chromophore

(redirected from Chromophore group)
Also found in: Dictionary, Thesaurus, Encyclopedia.
Related to Chromophore group: chromophoric

radical

 [rad´ĭ-kal]
1. thorough or sweeping; directed to the cause or root of a morbid process.
2. a group of atoms that enters into and goes out of chemical combination without change and that forms one of the fundamental constituents of a molecule.
color radical chromophore.
free radical a radical that carries an unpaired electron; such radicals are extremely reactive, with a very short half-life.
oxygen radical a toxic metabolite of oxygen, such as superoxide or singlet oxygen, capable of damaging microorganisms and normal tissues.

chro·mo·phore

(krō'mō-fōr),
1. The atomic grouping on which the color of a substance depends.
2. A target tissue for laser light therapy; absorption wavelength of tissue determines choice of laser wavelength. Common dermal chromophores include hemoglobin, oxyhemoglobin, collagen, beta-carotene, and melanin.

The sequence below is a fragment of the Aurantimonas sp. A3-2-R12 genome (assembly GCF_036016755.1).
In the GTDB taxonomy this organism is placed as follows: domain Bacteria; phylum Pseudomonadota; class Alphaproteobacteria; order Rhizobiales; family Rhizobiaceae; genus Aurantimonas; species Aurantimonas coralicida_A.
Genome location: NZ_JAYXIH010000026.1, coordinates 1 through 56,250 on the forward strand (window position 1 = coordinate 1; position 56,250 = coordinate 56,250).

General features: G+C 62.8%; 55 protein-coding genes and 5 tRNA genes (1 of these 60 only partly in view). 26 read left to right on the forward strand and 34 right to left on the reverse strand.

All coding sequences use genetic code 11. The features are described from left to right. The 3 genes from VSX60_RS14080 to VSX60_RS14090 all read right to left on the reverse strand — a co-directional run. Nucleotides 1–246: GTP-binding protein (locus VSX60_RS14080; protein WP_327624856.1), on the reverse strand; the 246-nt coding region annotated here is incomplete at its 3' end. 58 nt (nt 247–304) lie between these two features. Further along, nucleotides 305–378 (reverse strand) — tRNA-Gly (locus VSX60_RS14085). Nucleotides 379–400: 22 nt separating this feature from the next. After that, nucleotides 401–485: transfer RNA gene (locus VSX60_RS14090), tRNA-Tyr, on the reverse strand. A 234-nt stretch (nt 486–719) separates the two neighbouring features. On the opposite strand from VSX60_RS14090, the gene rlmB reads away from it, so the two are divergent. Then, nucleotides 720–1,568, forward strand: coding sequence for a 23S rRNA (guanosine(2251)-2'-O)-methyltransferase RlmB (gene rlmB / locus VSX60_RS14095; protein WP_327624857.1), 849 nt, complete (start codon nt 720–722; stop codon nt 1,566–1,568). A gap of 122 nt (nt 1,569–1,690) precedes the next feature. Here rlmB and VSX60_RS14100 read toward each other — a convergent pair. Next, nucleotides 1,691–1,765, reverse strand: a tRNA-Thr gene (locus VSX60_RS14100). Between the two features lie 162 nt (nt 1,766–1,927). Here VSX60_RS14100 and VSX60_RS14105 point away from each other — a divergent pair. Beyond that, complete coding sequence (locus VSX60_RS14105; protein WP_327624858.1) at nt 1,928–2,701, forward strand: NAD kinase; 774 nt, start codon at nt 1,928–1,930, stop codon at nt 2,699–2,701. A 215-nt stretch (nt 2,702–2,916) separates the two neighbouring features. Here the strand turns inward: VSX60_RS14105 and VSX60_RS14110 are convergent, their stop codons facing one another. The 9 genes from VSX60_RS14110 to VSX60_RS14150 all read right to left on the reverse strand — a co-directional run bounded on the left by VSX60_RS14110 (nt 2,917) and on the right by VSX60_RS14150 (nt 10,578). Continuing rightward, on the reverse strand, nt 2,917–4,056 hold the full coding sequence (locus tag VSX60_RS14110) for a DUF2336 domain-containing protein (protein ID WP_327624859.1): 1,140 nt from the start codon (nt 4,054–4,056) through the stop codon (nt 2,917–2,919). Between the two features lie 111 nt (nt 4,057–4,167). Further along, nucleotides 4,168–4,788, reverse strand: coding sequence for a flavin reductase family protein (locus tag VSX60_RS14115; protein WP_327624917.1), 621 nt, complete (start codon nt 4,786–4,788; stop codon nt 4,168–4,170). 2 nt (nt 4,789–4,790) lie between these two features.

Synonym(s): chromatophore (3) , color radical
[chromo- + G. phoros, bearing]

chromophore

/chro·mo·phore/ (kro´mo-for) any chemical group whose presence gives a decided color to a compound and which unites with certain other groups (auxochromes) to form dyes.

chromophore

(krō′mə-fôr′)
n.
A chemical group capable of selective light absorption resulting in the coloration of certain organic compounds.

chro′mo·phor′ic (-fôr′ĭk) adj.

chro·mo·phore

(krō'mō-fōr)
The atomic grouping on which the color of a substance depends.
Synonym(s): chromatophore (3) .
[chromo- + G. phoros, bearing]

chromophore

any chemical group whose presence gives a decided color to a compound and which unites with certain other groups (auxochromes) to form dyes; called also color radical.
References in periodicals archive ?
Aromatic rings such as anthracene and benzene are likely more difficult to oxidize than N=N and C-N bonds which are responsible for dye chromophore group formation (29).
Moreover, the results obtained illustrate that dye mineralization was slower than alterations that took place in chromophore groups, which led to colour removal.